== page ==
If you want the fastest Cayenne Coupe, you’ll need to head straight for the Turbo S E-Hybrid. It uses the Turbo’s 550hp 4.0-litre V8 and adds a battery and electric motor for a total output of 680hp and 900Nm. 0-62mph takes just 3.8 seconds, and top speed is 183mph. Not bad for a ‘sensible’ hybrid model.

Driving modes 

On the bottom of the steering wheel there's a circular knob with O, S, S+ and on it. O is 'normal', S is 'Sport', S+ is Sport +, while I is 'Individual'. In the middle is a curious button called the Sport Response.

Sport + turns everything up to 11. Exhaust loudest, suspension hardest. Sport is like Sport + but with the suspension less stiff. Normal, is erm, normal. Individual is where you can customise suspension and exhaust settings. For example, you can set the exhaust to loud and the suspension to softest.

The Sport Response button is part of the Sport Chrono package and it primes everything for maximum effort. It does minor things like priming the gearbox for super-quick changes. It's a bit gimmicky but the difference is palpable. The accelerative rush just feels that much quicker.

How does it handle?

  • Nimble and agile handling characteristics
  • Feels incredibly sharp for such a large car
  • Driving modes really tweak the experience

Like the regular Cayenne and smaller Macan, the Coupe handles like a car far smaller than its hefty dimensions would lead you to expect. Not only does it handle well for an SUV, it just handles well full stop.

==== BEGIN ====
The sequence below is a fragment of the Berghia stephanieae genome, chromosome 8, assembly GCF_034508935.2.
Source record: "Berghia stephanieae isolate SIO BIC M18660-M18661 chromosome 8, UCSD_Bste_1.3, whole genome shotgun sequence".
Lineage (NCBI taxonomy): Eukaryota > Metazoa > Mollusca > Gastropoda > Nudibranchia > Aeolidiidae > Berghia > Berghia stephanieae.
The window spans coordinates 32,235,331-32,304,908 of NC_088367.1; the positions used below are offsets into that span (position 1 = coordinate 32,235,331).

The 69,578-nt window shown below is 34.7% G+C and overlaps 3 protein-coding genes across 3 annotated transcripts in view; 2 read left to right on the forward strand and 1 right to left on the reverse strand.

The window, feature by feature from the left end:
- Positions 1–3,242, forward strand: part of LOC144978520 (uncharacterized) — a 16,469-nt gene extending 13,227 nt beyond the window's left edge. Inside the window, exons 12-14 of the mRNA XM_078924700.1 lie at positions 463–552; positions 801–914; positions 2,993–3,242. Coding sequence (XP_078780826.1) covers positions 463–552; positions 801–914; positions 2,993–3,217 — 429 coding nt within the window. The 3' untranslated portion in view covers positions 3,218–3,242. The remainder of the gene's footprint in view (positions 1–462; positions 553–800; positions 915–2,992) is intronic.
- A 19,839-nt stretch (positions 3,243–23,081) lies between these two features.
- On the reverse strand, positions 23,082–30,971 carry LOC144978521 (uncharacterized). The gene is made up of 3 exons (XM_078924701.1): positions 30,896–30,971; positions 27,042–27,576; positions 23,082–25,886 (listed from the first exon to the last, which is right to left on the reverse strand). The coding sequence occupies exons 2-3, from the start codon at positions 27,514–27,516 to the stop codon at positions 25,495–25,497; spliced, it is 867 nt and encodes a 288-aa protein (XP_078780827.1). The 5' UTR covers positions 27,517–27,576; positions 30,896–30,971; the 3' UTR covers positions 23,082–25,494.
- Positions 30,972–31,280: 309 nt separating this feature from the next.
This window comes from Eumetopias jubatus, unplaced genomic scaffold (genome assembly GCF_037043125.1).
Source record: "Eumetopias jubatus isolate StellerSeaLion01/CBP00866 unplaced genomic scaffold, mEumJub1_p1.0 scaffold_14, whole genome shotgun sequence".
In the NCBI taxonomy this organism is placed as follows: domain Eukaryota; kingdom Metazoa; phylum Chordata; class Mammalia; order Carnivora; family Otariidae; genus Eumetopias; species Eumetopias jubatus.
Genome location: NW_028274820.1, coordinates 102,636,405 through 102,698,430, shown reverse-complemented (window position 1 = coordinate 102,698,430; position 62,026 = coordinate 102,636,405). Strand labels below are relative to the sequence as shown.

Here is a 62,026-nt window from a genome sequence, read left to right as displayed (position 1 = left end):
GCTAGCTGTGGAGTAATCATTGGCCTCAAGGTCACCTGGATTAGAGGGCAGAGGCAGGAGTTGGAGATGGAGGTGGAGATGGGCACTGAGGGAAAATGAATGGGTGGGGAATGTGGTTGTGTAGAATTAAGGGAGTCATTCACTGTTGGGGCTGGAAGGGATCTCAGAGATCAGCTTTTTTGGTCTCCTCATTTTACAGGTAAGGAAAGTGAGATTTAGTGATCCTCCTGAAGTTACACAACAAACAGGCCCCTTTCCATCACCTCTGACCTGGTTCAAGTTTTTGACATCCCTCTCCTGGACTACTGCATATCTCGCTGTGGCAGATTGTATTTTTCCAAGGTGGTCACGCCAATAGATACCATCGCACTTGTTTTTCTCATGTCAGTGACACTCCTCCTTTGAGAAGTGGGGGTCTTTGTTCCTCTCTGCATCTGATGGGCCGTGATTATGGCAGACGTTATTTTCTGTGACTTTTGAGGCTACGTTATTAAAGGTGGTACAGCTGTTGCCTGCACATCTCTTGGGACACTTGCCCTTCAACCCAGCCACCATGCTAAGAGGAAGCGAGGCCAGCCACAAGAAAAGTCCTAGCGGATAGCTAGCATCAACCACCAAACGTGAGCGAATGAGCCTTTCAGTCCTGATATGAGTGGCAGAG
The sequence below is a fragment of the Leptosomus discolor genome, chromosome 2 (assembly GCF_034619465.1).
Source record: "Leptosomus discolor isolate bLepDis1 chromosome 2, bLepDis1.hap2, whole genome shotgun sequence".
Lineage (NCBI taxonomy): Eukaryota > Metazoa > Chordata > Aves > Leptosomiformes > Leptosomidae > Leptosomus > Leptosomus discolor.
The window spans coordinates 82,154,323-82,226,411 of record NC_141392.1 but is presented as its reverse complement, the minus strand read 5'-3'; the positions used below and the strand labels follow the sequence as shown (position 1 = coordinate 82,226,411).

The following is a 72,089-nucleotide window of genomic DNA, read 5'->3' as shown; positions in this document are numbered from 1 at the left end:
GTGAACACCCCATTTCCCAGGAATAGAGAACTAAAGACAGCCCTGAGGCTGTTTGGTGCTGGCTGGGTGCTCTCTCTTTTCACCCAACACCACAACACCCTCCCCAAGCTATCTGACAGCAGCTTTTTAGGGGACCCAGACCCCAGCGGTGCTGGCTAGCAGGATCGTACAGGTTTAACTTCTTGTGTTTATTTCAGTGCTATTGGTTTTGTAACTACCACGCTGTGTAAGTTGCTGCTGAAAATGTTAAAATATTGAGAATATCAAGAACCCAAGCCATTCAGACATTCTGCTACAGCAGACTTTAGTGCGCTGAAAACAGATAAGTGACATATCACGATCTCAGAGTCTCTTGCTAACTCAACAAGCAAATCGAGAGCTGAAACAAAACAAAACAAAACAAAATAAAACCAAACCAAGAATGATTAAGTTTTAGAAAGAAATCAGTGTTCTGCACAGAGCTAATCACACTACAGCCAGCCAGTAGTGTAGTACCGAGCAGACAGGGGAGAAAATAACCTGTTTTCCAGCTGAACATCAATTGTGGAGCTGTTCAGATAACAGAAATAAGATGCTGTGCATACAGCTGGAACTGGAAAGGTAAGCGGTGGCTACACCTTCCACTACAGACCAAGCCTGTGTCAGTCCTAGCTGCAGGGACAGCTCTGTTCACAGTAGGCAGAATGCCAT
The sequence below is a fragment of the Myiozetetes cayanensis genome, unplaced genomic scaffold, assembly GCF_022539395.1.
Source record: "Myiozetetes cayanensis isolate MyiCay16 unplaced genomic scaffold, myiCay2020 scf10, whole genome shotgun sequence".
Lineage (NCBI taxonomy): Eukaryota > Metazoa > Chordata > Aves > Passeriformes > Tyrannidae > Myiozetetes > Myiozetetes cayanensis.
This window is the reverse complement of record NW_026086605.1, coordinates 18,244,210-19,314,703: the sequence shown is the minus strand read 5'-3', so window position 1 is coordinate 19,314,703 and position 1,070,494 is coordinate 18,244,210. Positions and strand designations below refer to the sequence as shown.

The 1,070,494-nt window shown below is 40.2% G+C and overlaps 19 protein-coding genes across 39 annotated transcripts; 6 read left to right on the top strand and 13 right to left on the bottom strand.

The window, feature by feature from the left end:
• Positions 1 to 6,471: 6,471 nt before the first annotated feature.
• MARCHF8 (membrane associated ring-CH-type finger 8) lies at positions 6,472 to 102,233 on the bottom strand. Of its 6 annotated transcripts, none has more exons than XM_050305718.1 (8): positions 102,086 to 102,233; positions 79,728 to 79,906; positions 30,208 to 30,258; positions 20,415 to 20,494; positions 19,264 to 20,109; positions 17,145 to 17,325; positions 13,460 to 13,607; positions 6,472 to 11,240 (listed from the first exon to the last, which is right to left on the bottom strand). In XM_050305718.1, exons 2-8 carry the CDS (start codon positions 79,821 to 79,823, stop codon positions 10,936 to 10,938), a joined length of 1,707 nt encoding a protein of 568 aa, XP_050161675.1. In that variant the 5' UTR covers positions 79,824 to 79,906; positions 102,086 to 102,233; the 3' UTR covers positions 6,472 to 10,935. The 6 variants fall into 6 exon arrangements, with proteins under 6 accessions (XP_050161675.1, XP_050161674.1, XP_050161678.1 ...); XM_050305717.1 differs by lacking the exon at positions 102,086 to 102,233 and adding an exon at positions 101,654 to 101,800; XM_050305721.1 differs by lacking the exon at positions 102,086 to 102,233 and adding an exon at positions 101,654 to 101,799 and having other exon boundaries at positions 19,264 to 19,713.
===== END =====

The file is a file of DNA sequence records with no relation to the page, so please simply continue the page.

The steering is incredibly direct without feeling too nervous or twitchy, with a lovely consistent feel through the steering wheel, which itself is especially nice to hold if you spec the Alcantara option. Throw it into a corner and there’s barely any body roll to speak of, especially if you’ve optioned the car up with adaptive air suspension and the firm’s chassis control system. It all works incredibly well to deliver a drive that’s more akin to a hot hatchback than a huge SUV – it’s very impressive indeed.

Helping the Cayenne Coupe’s agility is the optional rear-wheel steering. At lower speeds the rear wheels turn in the opposite direction to the fronts to help it tuck into corners more tightly, while at higher speeds they turn in the same direction to aid stability, for example changing lanes on the motorway.

Whichever driving mode you’re in, the Cayenne Coupe delivers a taut and agile drive, but one that remains composed and balanced at the same time, making it – easily – the best SUV to drive among its many rivals, including the impressive BMW X5 and X6 SUVs.

If you want the finest handling Cayenne Coupe, the GTS is the way to go. Yes, the V8 is essentially a de-tuned version of the Turbo's, but it never feels slow. In fact, it feels utterly invincible. It revels smooth and cleanly, with peak torque not coming until 6,000rpm.

We tested a fully-loaded GTS with everything on the options' list ticked. Porsche's Dynamic Chassis Control is essentially a very technical anti-roll system. It does a supreme job of keeping the Cayenne in line. Despite its huge size and weight, it corners flat and with such minimal fuss. There's so little roll that you barely move around in the seat, even when cornering at speed.